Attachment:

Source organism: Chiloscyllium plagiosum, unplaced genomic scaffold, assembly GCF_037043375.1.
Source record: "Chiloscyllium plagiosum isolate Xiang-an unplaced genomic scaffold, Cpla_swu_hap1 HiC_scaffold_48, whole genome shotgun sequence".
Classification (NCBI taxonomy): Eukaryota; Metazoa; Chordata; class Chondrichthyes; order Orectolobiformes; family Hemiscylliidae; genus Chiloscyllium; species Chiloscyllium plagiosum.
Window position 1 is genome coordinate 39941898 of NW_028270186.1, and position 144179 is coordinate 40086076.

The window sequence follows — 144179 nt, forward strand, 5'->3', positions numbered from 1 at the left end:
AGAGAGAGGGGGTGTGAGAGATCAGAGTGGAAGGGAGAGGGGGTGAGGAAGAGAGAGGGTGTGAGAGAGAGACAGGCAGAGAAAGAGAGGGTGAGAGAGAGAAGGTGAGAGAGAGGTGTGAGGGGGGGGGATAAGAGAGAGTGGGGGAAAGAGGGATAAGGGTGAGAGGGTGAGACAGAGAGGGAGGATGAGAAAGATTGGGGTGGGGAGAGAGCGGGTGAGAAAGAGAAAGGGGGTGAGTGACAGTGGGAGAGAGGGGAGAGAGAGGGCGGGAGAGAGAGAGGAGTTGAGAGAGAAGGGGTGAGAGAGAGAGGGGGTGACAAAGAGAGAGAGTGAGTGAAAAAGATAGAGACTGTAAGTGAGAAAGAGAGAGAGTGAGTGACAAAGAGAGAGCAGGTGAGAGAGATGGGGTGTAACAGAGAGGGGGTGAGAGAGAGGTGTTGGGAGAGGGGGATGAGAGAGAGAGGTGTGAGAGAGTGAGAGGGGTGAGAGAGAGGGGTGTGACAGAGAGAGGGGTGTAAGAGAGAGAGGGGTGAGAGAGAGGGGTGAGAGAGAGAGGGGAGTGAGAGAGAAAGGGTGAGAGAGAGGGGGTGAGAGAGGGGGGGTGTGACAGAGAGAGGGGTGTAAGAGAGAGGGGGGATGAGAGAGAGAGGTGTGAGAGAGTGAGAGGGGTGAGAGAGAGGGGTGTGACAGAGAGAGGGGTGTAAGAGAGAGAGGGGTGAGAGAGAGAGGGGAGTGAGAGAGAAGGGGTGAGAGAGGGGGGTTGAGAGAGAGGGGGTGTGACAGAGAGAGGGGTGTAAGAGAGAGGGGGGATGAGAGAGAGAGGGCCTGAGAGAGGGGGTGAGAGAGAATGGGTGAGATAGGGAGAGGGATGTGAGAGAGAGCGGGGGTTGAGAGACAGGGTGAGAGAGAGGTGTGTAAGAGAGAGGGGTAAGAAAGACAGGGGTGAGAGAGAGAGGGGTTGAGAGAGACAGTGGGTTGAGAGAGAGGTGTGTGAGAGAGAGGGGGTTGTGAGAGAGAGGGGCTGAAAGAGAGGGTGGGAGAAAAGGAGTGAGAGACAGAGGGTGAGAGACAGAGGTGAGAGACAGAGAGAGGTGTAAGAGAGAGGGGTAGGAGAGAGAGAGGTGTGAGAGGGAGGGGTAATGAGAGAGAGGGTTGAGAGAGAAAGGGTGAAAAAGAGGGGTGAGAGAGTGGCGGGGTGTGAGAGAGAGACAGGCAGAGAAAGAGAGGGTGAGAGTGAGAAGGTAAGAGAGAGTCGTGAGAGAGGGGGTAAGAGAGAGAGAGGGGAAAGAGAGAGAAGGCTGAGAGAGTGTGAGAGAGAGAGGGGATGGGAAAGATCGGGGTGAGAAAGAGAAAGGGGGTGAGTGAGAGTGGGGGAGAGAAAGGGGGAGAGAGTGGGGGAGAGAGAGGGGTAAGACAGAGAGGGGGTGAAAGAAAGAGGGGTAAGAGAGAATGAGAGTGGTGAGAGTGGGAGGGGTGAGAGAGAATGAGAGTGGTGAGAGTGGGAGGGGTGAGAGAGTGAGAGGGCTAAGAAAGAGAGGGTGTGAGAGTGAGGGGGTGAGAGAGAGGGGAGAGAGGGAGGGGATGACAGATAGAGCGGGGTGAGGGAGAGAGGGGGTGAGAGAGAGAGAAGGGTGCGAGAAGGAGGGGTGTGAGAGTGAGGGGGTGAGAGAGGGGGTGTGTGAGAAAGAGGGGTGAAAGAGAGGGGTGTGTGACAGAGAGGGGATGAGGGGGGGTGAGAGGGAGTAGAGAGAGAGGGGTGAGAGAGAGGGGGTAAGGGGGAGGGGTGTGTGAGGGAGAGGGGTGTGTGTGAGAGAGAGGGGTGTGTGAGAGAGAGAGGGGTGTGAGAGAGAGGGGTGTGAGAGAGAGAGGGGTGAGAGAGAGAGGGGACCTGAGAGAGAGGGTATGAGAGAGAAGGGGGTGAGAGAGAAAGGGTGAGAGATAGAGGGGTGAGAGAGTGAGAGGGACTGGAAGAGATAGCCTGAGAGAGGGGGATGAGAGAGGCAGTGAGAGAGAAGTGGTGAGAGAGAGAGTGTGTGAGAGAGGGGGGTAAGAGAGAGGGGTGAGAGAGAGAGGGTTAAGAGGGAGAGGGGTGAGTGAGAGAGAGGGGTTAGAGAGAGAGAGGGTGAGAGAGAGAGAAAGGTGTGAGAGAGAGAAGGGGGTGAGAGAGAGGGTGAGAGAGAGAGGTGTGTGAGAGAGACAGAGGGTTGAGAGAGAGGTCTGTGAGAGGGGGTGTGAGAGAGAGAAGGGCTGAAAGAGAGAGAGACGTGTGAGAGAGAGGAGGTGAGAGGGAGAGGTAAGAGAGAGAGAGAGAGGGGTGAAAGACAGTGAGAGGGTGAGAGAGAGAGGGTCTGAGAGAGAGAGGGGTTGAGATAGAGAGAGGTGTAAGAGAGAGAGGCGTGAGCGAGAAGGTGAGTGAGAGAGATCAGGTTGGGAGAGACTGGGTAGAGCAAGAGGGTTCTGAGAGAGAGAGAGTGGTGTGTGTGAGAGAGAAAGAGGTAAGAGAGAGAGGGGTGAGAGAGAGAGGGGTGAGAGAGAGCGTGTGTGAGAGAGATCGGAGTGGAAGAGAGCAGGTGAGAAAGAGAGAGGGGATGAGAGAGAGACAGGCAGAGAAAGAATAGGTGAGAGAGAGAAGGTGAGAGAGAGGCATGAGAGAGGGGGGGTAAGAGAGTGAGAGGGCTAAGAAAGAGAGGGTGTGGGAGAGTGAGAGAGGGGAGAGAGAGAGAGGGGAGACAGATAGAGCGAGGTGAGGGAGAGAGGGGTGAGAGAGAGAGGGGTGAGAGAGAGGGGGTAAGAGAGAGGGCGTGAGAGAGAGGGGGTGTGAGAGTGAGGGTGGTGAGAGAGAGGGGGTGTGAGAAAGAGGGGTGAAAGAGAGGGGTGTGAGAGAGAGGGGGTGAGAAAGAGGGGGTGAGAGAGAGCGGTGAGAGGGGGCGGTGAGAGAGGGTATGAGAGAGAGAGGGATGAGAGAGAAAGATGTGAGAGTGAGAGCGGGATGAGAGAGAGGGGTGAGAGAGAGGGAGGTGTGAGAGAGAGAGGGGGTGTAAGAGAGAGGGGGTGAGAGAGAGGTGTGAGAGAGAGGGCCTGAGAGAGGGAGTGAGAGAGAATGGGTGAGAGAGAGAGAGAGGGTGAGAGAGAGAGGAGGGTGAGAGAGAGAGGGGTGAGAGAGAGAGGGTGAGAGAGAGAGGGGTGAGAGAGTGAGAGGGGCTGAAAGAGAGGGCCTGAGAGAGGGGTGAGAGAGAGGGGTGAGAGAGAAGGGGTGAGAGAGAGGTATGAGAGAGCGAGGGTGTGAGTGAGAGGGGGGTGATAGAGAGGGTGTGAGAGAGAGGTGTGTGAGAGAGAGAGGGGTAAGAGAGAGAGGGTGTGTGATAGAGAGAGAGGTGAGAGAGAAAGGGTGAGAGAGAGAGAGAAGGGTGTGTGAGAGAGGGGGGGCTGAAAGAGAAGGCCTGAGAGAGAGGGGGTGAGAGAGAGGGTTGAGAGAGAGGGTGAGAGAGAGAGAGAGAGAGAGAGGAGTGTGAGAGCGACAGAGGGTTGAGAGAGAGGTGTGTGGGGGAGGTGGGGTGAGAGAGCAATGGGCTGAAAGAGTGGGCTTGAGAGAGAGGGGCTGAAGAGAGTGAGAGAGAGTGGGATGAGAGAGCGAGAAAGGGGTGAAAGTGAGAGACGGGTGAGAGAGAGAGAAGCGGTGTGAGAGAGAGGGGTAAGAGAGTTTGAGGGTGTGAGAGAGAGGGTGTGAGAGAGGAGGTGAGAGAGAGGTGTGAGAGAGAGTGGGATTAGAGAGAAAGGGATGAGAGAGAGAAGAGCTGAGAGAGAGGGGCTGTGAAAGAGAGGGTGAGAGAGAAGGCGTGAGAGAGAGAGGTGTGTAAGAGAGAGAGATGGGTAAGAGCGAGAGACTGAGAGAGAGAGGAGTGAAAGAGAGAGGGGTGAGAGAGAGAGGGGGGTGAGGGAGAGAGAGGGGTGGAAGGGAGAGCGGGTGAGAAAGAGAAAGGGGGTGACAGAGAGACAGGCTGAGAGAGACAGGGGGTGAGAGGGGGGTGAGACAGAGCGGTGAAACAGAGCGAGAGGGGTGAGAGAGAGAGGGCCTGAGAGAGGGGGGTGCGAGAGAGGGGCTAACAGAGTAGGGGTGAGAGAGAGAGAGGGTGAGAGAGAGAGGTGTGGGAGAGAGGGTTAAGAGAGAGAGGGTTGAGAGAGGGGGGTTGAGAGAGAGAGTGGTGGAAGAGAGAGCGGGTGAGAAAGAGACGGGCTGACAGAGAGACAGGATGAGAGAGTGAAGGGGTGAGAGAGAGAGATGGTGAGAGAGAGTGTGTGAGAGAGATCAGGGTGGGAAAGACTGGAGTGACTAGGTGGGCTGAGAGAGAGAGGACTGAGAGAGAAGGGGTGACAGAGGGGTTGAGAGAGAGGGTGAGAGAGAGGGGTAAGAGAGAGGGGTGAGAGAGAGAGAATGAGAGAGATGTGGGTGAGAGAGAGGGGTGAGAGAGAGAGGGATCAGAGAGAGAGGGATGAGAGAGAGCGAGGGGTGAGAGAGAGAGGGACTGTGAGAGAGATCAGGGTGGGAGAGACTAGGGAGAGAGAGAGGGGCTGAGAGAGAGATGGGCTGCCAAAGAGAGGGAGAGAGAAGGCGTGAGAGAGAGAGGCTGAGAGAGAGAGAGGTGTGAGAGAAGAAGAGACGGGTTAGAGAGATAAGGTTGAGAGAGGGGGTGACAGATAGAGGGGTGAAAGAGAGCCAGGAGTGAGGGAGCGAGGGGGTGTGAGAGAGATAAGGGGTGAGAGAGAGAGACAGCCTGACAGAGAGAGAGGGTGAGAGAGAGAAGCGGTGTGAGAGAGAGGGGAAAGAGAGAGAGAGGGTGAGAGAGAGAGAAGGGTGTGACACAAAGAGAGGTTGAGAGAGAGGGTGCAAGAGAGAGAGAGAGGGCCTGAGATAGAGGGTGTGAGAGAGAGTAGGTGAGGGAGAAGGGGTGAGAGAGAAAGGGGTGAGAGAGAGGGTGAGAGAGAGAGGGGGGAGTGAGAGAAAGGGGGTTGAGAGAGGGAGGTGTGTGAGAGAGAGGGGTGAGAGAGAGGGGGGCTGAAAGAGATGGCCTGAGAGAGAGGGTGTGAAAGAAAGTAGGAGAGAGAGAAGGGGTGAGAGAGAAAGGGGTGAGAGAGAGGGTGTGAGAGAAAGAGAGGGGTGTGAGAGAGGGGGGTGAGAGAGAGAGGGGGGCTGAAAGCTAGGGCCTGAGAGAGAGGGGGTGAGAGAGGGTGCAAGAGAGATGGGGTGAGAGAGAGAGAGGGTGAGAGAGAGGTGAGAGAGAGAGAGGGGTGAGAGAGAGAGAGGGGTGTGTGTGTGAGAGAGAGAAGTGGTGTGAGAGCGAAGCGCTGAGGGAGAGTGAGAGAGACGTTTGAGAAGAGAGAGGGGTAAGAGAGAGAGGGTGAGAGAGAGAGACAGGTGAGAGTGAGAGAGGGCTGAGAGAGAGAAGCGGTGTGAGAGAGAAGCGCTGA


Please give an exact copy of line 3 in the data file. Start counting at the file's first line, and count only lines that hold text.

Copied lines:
Classification (NCBI taxonomy): Eukaryota; Metazoa; Chordata; class Chondrichthyes; order Orectolobiformes; family Hemiscylliidae; genus Chiloscyllium; species Chiloscyllium plagiosum.